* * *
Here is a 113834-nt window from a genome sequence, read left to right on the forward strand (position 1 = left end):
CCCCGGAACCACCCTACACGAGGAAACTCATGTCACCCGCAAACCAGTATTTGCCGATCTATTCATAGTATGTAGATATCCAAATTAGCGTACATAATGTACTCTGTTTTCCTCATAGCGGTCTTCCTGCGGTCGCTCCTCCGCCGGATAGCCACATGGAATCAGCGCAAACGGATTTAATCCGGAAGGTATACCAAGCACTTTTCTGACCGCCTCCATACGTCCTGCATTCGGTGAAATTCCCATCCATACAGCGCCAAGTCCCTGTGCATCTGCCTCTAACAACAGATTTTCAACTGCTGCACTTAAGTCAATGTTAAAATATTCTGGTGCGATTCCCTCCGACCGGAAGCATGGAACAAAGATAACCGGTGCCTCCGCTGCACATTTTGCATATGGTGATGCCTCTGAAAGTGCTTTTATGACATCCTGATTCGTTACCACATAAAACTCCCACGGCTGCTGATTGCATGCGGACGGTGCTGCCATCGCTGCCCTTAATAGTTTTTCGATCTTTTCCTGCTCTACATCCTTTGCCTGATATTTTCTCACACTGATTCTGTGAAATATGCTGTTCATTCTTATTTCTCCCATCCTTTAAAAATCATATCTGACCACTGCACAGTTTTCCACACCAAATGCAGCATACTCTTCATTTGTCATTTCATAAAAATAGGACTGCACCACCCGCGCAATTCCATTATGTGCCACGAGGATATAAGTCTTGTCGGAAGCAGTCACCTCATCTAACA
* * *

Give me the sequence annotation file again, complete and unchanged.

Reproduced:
Here is a 113834-nt window from a genome sequence, read left to right on the forward strand (position 1 = left end):
CCCCGGAACCACCCTACACGAGGAAACTCATGTCACCCGCAAACCAGTATTTGCCGATCTATTCATAGTATGTAGATATCCAAATTAGCGTACATAATGTACTCTGTTTTCCTCATAGCGGTCTTCCTGCGGTCGCTCCTCCGCCGGATAGCCACATGGAATCAGCGCAAACGGATTTAATCCGGAAGGTATACCAAGCACTTTTCTGACCGCCTCCATACGTCCTGCATTCGGTGAAATTCCCATCCATACAGCGCCAAGTCCCTGTGCATCTGCCTCTAACAACAGATTTTCAACTGCTGCACTTAAGTCAATGTTAAAATATTCTGGTGCGATTCCCTCCGACCGGAAGCATGGAACAAAGATAACCGGTGCCTCCGCTGCACATTTTGCATATGGTGATGCCTCTGAAAGTGCTTTTATGACATCCTGATTCGTTACCACATAAAACTCCCACGGCTGCTGATTGCATGCGGACGGTGCTGCCATCGCTGCCCTTAATAGTTTTTCGATCTTTTCCTGCTCTACATCCTTTGCCTGATATTTTCTCACACTGATTCTGTGAAATATGCTGTTCATTCTTATTTCTCCCATCCTTTAAAAATCATATCTGACCACTGCACAGTTTTCCACACCAAATGCAGCATACTCTTCATTTGTCATTTCATAAAAATAGGACTGCACCACCCGCGCAATTCCATTATGTGCCACGAGGATATAAGTCTTGTCGGAAGCAGTCACCTCATCTAACA